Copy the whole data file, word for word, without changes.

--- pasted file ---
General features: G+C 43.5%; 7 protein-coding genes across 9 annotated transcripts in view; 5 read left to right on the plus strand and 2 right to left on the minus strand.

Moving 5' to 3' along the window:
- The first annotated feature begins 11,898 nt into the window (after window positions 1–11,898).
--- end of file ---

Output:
General features: G+C 43.5%; 7 protein-coding genes across 9 annotated transcripts in view; 5 read left to right on the plus strand and 2 right to left on the minus strand.

Moving 5' to 3' along the window:
- The first annotated feature begins 11,898 nt into the window (after window positions 1–11,898).